Inequality in the agrarian structure in Indonesia remains a serious problem. Agrarian reform efforts have been the spirit of Indonesia since the enactment of the Basic Regulations on Agrarian Principles Act (UUPA). However, agrarian reform policies are still far from perfect. Since the reformation, the issue of agrarian reform, also known as land reform, regained its discourse space.
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Library ResourcePublication évaluée par des pairsjuillet, 2017Indonésie
Library ResourcePublication évaluée par des pairsnovembre, 2019Indonésie
One of the main components of Indonesia's Just Economy policy is extensive and rapid land reform, which targets about 12% of the country's land area for redistribution to farmers and communities by 2019. Much of the reform is occurring on forest land. At the same time, the country has pledged a significant reduction of its greenhouse gas emissions by 2030, two thirds of which is to be achieved from forests. Hence agrarian reform potentially conflicts with emission reduction commitments.
Library ResourcePublication évaluée par des pairsnovembre, 2017Indonésie
We examine the emergence of land markets and their effects on forest land appropriation by farm households in Jambi Province, Sumatra, using micro-level data covering land use and land transactions for a period of more than 20 years (1992–2015). Based on a theoretical model of land acquisition by a heterogeneous farming population, different hypotheses are developed and empirically tested. Farm households involved in forest land appropriation differ from those involved in land market purchases in terms of migration status and other socioeconomic characteristics.
Library ResourceRapports et recherchesoctobre, 2014Chine
Individuals cannot privately own land in China but may obtain transferrable land-use rights for a number of years for a fee. Currently, the maximum term for urban land-use rights granted for residential purposes is seventy years. In addition, individuals can privately own residential houses and apartments on the land (“home ownership”), although not the land on which the buildings are situated.
Library ResourcePublication évaluée par des pairsjuillet, 2015Chine
Agriculture, countryside and peasantry have been priority concerns of the Chinese govern- ment, with land and agriculture being the most crucial. With a growing population, less arable land and often relatively low-quality land, Chinese peasant agriculture has been undergoing a form of modernization.While peasants enjoy land-contract rights as a result of the Household Responsibility System (HRS), the state has been promoting transfer of land-use rights in order to promote modern agriculture.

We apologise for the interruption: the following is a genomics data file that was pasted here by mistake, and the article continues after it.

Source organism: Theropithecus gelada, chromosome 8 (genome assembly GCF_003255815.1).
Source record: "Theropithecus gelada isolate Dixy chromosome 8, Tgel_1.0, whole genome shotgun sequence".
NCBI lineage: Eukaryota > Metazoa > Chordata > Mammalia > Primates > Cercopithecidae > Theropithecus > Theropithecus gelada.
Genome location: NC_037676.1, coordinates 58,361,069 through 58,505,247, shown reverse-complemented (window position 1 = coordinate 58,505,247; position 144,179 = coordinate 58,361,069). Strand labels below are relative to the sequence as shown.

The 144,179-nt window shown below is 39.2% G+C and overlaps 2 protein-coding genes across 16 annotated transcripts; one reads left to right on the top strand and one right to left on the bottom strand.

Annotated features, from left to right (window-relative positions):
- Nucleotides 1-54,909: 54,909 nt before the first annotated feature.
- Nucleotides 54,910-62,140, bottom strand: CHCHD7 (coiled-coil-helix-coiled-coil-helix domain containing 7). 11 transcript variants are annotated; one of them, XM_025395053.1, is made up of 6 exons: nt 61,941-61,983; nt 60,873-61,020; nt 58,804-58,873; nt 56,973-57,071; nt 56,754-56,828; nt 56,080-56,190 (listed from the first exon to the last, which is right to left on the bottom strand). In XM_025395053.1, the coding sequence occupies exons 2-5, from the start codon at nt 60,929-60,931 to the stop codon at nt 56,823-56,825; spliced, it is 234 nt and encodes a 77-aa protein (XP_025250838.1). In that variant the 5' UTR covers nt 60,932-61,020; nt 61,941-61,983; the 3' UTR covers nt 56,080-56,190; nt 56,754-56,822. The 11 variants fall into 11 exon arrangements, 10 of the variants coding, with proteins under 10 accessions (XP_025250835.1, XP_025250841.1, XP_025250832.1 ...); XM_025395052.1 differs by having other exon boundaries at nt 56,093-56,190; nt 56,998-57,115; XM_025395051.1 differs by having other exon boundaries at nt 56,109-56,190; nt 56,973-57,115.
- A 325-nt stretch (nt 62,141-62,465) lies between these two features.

Library ResourceArticles et Livresjuillet, 2015Timor-Leste
Woman and her children in Timor-Leste. In a country where historic conflict has drastically impacted the environment and community dynamics, CI is helping to spark dialogue between local community members and government officials to promote peace through conservation agreements. (© Conservation International/photo by Lynn Tang)
This is the second blog in our series on environmental peacebuilding, which chronicles CI’s growing role in this emerging field of research. Today’s post focuses on our case study in Timor-Leste.
Library ResourceArticles et Livresfévrier, 2017Philippines
On February 2, 2017, Philippine Environment Secretary Gina Lopez, who has the full backing of the country’s controversial president Duterte, announced the closure of 23 large-scale mining operations. Two weeks later, on February 14, she announced the cancellation of 75 large-scale mining contracts, as a
Library ResourcePublication évaluée par des pairsjanvier, 2017Chine
China has a unique land use system in which there are two types of land ownership, namely, state-owned urban land and farmer collective-owned rural land. Despite strict restrictions on the use rights of farmer collective-owned land, rural land is, in fact, developed along two pathways: it is formally acquired by the state and transferred into state ownership, or it is informally developed while remaining in collective ownership.
Library ResourceMultimédiaavril, 2016Asia du sud-est, Cambodge
Library ResourceRapports et recherchesmai, 2020Philippines
We estimate how a shift towards a more extractive resource policy, brought about by a regulatory reform of the mining sector, affected civil conflict in the Philippines. Our empirical strategy uses a difference-in-differences approach that compares provinces with and without mineral deposits before and after the reform. We find that the reform led to a large increase in conflict violence, most likely due to increased competition over control of resource-rich areas.
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